PG&E To Pay $565 Million In Third-Party Lawsuit Settlements After San Bruno Blast

SAN BRUNO, CA - SEPTEMBER 13:  A San Mateo County Sheriff deputy stands guard on a street devastated by fire following a dead
SAN BRUNO, CA - SEPTEMBER 13: A San Mateo County Sheriff deputy stands guard on a street devastated by fire following a deadly gas main explosion on September 13, 2010 in San Bruno, California. State regulators have ordered Pacific Gas & Electric to inspect all of their gas lines following a deadly blast that destroyed thirty eight homes, severely damaged dozens more and killed at least four people in a San Bruno, California neighborhood near San Francisco International Airport on the evening of September 9. (Photo by Justin Sullivan/Getty Images)

California utility Pacific Gas & Electric expects to pay a total of $565 million in third-party settlements for the deadly 2010 gas line explosion that killed eight people and injured dozens in San Bruno, Calif., the utility said Tuesday.

The settlement total is the outcome of hundreds of lawsuits filed by blast victims who suffered injuries, lost family members or homes in the incident. PG&E has settled all but two claims, which it hopes to close shortly.

“Since the accident our goal has been to help the community rebuild,” said PG&E spokesperson Brittany Chord to The Huffington Post.

Chord told the Associated Press that the money will come from shareholders and insurance, not from ratepayers.

The $565 million is in addition to what may amount to a $4 billion fine by the Public Utilities Commission for faulty record-keeping that contributed to the blast.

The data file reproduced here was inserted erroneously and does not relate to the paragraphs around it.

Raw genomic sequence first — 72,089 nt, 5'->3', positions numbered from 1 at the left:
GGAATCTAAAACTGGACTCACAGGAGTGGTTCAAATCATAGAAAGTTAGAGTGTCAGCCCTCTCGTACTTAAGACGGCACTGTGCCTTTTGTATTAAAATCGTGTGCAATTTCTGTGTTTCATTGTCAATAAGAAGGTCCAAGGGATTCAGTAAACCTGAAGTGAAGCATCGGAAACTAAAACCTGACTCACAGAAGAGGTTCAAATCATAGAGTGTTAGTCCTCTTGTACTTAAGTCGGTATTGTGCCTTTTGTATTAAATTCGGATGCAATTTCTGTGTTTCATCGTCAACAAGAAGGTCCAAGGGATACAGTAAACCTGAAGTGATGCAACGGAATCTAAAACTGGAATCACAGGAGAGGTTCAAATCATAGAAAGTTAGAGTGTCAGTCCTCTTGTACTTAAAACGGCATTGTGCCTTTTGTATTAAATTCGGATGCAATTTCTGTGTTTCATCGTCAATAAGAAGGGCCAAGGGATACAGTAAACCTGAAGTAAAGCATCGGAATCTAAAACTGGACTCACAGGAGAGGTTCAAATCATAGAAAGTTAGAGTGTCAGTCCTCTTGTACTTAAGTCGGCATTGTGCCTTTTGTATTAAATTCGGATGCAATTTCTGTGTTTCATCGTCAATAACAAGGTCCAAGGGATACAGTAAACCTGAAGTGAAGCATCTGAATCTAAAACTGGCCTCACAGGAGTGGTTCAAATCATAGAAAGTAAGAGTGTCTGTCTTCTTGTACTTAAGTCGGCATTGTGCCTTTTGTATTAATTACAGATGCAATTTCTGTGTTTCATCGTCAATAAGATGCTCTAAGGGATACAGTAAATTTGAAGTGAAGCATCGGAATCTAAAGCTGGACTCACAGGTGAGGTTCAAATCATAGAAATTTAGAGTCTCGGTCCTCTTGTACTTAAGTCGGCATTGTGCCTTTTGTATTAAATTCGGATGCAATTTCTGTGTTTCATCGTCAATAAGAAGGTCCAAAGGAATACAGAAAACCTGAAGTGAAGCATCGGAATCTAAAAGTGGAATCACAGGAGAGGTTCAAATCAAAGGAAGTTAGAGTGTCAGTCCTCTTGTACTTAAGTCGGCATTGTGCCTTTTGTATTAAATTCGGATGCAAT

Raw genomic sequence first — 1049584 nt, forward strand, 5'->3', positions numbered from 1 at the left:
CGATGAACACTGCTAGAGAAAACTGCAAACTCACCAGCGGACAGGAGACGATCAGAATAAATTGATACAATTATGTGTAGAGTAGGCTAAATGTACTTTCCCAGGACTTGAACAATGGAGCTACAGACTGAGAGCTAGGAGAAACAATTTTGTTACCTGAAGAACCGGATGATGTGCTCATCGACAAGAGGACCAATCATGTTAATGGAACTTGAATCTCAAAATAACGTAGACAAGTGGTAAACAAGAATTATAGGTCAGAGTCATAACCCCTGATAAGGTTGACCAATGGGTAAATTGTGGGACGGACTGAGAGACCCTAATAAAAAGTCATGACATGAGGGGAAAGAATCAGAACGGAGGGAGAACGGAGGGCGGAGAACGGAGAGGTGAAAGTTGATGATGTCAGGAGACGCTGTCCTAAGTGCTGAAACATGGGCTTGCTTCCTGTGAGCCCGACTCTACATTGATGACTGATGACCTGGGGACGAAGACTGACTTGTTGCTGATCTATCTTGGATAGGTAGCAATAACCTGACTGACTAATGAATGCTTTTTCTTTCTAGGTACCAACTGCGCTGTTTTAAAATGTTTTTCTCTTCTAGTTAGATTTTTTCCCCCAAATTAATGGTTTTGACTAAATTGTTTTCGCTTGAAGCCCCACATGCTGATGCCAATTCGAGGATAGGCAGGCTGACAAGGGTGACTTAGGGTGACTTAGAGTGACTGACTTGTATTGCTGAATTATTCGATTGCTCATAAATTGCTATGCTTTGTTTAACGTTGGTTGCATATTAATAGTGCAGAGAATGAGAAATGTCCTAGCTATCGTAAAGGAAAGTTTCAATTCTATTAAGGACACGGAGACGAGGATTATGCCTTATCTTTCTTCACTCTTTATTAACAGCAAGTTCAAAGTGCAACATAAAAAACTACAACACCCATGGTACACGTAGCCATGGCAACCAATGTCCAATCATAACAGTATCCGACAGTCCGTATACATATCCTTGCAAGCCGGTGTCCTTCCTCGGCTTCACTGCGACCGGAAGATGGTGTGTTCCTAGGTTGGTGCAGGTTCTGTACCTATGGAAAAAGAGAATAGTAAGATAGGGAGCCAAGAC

During a hearing before the agency’s chief administrative law judge, the PUC discovered that PG&E had told state regulators that the pipeline was safe, but had not actually kept accurate records, according to the Oakland Tribune.

In the years following the incident, investigations revealed what the National Transportation Safety Board called a “litany of failures” contributing to the blast, including inaccurate record-keeping, insufficient pipeline welds, a failure to spend $50 million collected by ratepayers on promised safety upgrades and other factors. In the months following the incident, a PG&E manager also claimed that he was fired for refusing to mislead regulators in the wake of the explosion.

NTSB also noted that lax state and federal regulations likely contributed to the incident.

Though investigators said that PG&E failures spanned several decades, the company claims that it is committed to fixing the deep-rooted problems that contributed to the incident.

“We hope to make our system one of the safest in the nation,” Chord told HuffPost. “We’ve made significant progress. We’ve strengthened hundreds of miles of pipeline and we’ve modernized our entire system. But there’s still more work to be done.”



San Bruno Fire